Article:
On November 11, 2013, Timothy Frazier allegedly slipped and fell in a fast food restaurant restroom owned and operated by Mita Enterprises, LLC (“Mita”). Frazier v. Liberty Mut. Ins. Co., No. 2018-288-Appeal, 2020 WL 3117048, at *1 (R.I. June 12, 2020). Three years later, in November 2016, Frazier filed suit against Mita to recover damages for his alleged injuries. Id. Mita, however, failed to respond to Mita’s complaint and Frazier filed a motion to default for Mita’s failure to respond to the complaint. Id. The Rhode Island Superior Court granted Frazier’s motion and default entered. Id. Subsequently, Mita filed a motion to vacate the entry of default and to dismiss the case for lack of sufficient service of process. Id. The first trial judge granted Mita’s motions and the case was dismissed on August 4, 2017. Id.
Frazier later filed a new complaint against Mita in July 2017. Id. The process server, however, returned the summons non est inventus (“he is not found”), as Mita was not located. Id. Pursuant to Rule 21 of the Rhode Island Superior Court Rules of Civil Procedure, Frazier then moved to substitute Liberty Mutual, Mita’s insurance carrier, as a defendant. Id. Objecting to Frazier’s motion, Liberty Mutual argued, in part, that the statute of limitations barred Frazier’s claim. Id. Before addressing Liberty Mutual’s defense, however, Frazier renewed his motion to substitute and moved to amend his complaint. Id. The parties subsequently agreed that Frazier’s motion to substitute would be granted, but that Liberty Mutual reserved the right to assert any and all defenses, including the statute of limitations defense. Id. After Frazier amended his complaint on April 9, 2018, Liberty Mutual moved to dismiss it by arguing that the applicable statute of limitations barred Frazier’s claim. Id. at *2. In opposition to Liberty Mutual’s motion, Frazier relied on Rhode Island’s savings statute, arguing that Liberty Mutual was not a stranger to the first action against Mita, and thus, his claim was preserved for an additional year. Id. Rhode Island’s savings statute, R.I. Gen. Laws § 9-1-22, provides that:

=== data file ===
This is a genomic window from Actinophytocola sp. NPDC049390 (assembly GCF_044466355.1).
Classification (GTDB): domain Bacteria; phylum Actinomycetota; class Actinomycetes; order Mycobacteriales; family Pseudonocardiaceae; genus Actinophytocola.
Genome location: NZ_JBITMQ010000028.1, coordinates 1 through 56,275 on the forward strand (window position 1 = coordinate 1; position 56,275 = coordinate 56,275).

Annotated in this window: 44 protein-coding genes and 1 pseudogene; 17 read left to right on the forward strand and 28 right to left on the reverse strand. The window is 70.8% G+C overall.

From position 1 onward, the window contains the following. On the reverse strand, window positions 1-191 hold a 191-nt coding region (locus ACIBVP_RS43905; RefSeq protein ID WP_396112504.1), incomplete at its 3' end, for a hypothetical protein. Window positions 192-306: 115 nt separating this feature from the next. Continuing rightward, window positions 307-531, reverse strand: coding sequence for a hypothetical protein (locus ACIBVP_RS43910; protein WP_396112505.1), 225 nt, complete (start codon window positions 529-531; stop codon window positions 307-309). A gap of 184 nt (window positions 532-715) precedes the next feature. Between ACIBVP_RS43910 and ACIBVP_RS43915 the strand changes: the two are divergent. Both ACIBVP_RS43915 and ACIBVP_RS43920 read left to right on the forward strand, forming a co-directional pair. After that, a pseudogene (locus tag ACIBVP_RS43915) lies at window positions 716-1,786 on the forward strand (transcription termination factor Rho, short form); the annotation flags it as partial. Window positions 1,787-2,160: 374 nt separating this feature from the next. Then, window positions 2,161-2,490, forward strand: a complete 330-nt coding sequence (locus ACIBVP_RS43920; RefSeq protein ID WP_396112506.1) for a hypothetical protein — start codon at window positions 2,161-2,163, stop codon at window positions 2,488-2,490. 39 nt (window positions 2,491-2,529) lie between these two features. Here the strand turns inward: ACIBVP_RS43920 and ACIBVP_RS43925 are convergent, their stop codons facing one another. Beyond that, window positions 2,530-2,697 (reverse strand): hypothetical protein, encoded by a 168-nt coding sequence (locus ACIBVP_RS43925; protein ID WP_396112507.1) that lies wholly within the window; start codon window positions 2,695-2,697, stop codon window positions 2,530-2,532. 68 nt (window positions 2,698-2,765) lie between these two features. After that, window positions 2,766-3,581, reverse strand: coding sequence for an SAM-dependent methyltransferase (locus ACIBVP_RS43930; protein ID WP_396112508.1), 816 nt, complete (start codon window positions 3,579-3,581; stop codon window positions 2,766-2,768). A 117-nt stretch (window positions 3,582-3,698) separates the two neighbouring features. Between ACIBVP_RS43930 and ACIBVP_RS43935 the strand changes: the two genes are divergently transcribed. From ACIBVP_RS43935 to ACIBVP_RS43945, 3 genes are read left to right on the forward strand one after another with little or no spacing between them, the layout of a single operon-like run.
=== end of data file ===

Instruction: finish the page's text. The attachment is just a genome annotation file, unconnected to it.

If an action is timely commenced and is terminated in any other manner than by a voluntary discontinuance, a dismissal of the complaint for neglect to prosecute the action, or a final judgment upon the merits, [the plaintiff] may commence a new action upon the same claim within one year after the termination.” G.L. 1956 § 9-1-22.
The second trial justice disagreed with Frazier and granted Liberty Mutual’s motion reasoning that Frazier’s claim was not preserved by the savings statute and was barred by the applicable three-year statute of limitations. Frazier, 2020 WL 3117048, at *2. Frazier timely appealed. Id.
On appeal, the Rhode Island Supreme Court held that the second trial judge erred in granting Liberty Mutual’s motion to dismiss because Mita and Liberty Mutual shared “a sufficient commonality of interest,” and, thus, Liberty Mutual was not a “stranger to the original action.” Id. at *4 (quoting Luft v. Factory Mut. Liability
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